Bain Offers Concessions on 3Com Deal While Huawei Fumes

The US government’s Committee on Foreign Investment in the United States (CFIUS) had been sending strong signals that it would reject Bain Capital’s proposed $2.2-billion acquisition of 3Com on grounds of national security.

The reason: A minority stake in 3Com that Huawei Technologies — a Chinese telecommunications-equipment vendor with longstanding ties to China’s military and government  — would acquire as part of the transaction. You see, 3Com and its TippingPoint intrusion-prevention business unit do extensive business with the Pentagon and other US government agencies. The thought of the Chinese government having access to such technologies, and perhaps also gaining back-door access to the sites where they are installed, was too much CFIUS to countenance.

As  result, Bain Capital, no stranger to the corridors of political power in Washington, had to think fast about how it might salvage the deal. Apparently Bain has come up with a few ideas. The upward trajectory to 3Com’s stock price today indicates that the market believes Bain’s ideas were good ones, good enough to warrant CFIUS’s blessing.

Bain’s key concession to CFIUS seems to be an offer to divest TippingPoint, perhaps spinning it off as a separate entity in a future IPO, as had been planned by 3Com before Bain and Huawei came calling. That might be enough to get the deal approved.

In a statement, Bain said:

"We have put on the table robust mitigation proposals that offer significant structural and security safeguards to American national security interests. . . . "

Perhaps so, but Huawei is enraged that any concessions or "mitigation proposals" were necessary. What’s more, Huawei has delivered its message not in the decorous and reserved language of PR platitudes or in the coded, subdued tones of legalese. Oh, no, Huawei is pissed, and it isn’t shy about saying so.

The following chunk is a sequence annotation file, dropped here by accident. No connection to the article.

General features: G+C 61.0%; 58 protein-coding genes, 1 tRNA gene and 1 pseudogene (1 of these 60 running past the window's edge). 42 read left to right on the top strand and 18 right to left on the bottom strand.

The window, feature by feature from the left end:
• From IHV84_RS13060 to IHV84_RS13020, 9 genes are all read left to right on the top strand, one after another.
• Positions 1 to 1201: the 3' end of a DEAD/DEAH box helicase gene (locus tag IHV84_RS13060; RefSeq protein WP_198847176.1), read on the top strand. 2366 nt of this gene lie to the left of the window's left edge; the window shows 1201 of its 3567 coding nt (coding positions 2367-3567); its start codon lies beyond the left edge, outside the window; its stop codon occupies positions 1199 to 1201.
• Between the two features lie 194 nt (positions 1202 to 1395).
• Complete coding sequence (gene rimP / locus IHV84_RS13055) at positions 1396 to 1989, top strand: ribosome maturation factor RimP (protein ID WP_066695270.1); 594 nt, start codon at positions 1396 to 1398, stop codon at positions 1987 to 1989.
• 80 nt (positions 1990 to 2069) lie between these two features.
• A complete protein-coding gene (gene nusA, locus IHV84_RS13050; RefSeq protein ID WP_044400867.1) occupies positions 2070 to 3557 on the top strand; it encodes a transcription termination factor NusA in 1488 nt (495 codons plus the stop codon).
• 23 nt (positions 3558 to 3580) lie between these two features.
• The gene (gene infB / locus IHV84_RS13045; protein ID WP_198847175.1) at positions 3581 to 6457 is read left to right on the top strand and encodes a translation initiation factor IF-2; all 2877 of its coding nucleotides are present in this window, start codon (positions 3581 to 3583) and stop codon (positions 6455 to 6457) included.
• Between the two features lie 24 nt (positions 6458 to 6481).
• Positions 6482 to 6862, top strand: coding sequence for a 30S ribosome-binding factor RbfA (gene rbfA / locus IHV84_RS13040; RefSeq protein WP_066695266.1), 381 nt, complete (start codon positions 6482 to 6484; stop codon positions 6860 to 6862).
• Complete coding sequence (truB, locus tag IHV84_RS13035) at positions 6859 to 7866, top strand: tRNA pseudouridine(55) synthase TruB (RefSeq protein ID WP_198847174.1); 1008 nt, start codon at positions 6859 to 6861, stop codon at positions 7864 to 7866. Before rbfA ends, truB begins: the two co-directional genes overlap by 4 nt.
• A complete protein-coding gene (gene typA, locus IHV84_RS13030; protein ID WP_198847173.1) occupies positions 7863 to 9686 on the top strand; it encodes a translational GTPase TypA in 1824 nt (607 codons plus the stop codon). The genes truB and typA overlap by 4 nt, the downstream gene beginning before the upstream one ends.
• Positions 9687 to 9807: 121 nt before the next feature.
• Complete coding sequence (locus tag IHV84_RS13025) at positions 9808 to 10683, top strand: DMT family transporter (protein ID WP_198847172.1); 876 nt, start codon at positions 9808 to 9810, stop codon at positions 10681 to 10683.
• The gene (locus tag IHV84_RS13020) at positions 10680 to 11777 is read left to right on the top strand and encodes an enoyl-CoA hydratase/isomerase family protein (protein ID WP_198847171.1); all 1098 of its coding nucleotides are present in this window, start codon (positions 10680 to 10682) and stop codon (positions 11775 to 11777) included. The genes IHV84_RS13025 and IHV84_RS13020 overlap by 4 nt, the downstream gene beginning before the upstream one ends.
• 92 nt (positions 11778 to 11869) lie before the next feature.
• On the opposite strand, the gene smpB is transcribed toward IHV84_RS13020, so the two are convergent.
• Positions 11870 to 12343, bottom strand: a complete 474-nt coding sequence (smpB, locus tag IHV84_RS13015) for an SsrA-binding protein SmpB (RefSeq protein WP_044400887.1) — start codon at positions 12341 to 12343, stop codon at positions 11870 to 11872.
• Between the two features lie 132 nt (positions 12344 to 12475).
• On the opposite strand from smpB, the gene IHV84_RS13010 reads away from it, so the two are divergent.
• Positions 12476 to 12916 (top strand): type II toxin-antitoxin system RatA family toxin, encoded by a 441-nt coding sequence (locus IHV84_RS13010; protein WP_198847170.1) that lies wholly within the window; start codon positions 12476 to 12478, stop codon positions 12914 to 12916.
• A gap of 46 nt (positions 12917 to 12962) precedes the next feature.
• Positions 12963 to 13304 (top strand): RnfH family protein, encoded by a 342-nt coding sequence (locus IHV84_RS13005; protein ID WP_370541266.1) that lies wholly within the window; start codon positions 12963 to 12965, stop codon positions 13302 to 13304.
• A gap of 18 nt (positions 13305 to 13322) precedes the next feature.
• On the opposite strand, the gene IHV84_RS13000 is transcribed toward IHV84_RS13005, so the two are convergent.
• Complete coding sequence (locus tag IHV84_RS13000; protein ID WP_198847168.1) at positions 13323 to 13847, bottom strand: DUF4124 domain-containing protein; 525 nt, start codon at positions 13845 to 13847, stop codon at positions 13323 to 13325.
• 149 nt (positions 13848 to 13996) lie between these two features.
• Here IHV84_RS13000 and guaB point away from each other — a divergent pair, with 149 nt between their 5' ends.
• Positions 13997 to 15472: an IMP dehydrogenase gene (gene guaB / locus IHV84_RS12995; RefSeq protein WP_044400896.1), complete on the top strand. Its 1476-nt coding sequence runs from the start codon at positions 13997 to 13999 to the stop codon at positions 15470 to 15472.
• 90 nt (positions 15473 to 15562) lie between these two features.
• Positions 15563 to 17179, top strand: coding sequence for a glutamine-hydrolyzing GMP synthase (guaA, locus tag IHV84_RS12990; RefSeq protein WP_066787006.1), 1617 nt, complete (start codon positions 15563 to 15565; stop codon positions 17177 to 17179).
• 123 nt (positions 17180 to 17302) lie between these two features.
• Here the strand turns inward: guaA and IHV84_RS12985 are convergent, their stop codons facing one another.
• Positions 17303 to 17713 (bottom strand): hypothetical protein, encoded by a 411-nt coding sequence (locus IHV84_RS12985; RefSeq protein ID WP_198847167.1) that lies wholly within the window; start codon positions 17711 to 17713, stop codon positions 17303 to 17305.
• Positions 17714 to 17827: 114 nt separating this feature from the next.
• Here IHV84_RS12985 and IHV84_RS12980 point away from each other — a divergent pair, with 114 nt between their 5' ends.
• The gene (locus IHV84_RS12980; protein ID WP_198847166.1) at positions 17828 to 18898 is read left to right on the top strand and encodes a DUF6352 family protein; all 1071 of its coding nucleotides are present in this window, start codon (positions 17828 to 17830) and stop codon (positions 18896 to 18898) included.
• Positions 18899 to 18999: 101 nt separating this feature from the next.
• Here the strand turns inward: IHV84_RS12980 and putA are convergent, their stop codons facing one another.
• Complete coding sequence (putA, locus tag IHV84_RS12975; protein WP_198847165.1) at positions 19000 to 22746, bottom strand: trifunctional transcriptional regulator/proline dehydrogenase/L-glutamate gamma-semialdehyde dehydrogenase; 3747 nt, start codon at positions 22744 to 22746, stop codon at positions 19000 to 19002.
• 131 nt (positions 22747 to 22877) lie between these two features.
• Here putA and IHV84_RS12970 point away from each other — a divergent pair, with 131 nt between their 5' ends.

In an interview with the Financial Times, Xu Zhijun, chief marketing officer at Huawei Technologies, said the concerns expressed about the deal by some US lawmakers were “bullshit."

After that burst of pithy eloquence, he said the following:

“If the US government is concerned about Huawei, if some of the lawmakers are concerned about Huawei, Cisco is everywhere within China. Who should be more concerned?”

I am not sure what he’s trying to say here. Either he’s saying that Huawei is just like Cisco, another large corporate vendor of networking gear that is guiltlessly providing enterprise and carrier customers with the gear they need; or he’s saying that Cisco is up to no good in China. Either way, I’m not sure the comparison is entirely apt, unless John Chambers and his boys have closer ties to the White House and the US intelligence agencies than I realized.

Maybe the interviewer should have prodded Mr. Xu to elaborate.


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